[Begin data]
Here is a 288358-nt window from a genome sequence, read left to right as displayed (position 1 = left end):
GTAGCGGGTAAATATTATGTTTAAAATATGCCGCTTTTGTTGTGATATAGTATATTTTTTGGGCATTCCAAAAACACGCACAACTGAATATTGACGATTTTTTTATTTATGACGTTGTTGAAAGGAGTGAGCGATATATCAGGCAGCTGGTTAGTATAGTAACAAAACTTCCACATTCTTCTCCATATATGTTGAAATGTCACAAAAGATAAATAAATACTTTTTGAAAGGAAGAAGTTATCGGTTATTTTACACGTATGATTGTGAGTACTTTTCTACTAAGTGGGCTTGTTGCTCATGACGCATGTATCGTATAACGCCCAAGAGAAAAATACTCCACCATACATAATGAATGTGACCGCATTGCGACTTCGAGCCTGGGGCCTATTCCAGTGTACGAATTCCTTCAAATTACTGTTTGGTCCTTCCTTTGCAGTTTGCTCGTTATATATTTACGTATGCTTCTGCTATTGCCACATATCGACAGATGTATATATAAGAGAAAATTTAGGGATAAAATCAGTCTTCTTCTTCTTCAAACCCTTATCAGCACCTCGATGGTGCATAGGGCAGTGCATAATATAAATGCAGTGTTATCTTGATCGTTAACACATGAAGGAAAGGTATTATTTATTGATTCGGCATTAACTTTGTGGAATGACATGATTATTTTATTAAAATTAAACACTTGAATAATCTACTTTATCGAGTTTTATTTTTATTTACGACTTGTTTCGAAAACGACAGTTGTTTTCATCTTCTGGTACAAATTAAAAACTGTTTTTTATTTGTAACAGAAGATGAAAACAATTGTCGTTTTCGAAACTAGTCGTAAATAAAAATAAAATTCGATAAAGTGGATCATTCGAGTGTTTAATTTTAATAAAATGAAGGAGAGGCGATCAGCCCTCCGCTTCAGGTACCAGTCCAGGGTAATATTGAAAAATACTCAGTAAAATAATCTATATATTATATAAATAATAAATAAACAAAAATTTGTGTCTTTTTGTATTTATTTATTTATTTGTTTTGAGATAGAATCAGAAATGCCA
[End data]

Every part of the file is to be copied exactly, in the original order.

Here is a 288358-nt window from a genome sequence, read left to right as displayed (position 1 = left end):
GTAGCGGGTAAATATTATGTTTAAAATATGCCGCTTTTGTTGTGATATAGTATATTTTTTGGGCATTCCAAAAACACGCACAACTGAATATTGACGATTTTTTTATTTATGACGTTGTTGAAAGGAGTGAGCGATATATCAGGCAGCTGGTTAGTATAGTAACAAAACTTCCACATTCTTCTCCATATATGTTGAAATGTCACAAAAGATAAATAAATACTTTTTGAAAGGAAGAAGTTATCGGTTATTTTACACGTATGATTGTGAGTACTTTTCTACTAAGTGGGCTTGTTGCTCATGACGCATGTATCGTATAACGCCCAAGAGAAAAATACTCCACCATACATAATGAATGTGACCGCATTGCGACTTCGAGCCTGGGGCCTATTCCAGTGTACGAATTCCTTCAAATTACTGTTTGGTCCTTCCTTTGCAGTTTGCTCGTTATATATTTACGTATGCTTCTGCTATTGCCACATATCGACAGATGTATATATAAGAGAAAATTTAGGGATAAAATCAGTCTTCTTCTTCTTCAAACCCTTATCAGCACCTCGATGGTGCATAGGGCAGTGCATAATATAAATGCAGTGTTATCTTGATCGTTAACACATGAAGGAAAGGTATTATTTATTGATTCGGCATTAACTTTGTGGAATGACATGATTATTTTATTAAAATTAAACACTTGAATAATCTACTTTATCGAGTTTTATTTTTATTTACGACTTGTTTCGAAAACGACAGTTGTTTTCATCTTCTGGTACAAATTAAAAACTGTTTTTTATTTGTAACAGAAGATGAAAACAATTGTCGTTTTCGAAACTAGTCGTAAATAAAAATAAAATTCGATAAAGTGGATCATTCGAGTGTTTAATTTTAATAAAATGAAGGAGAGGCGATCAGCCCTCCGCTTCAGGTACCAGTCCAGGGTAATATTGAAAAATACTCAGTAAAATAATCTATATATTATATAAATAATAAATAAACAAAAATTTGTGTCTTTTTGTATTTATTTATTTATTTGTTTTGAGATAGAATCAGAAATGCCA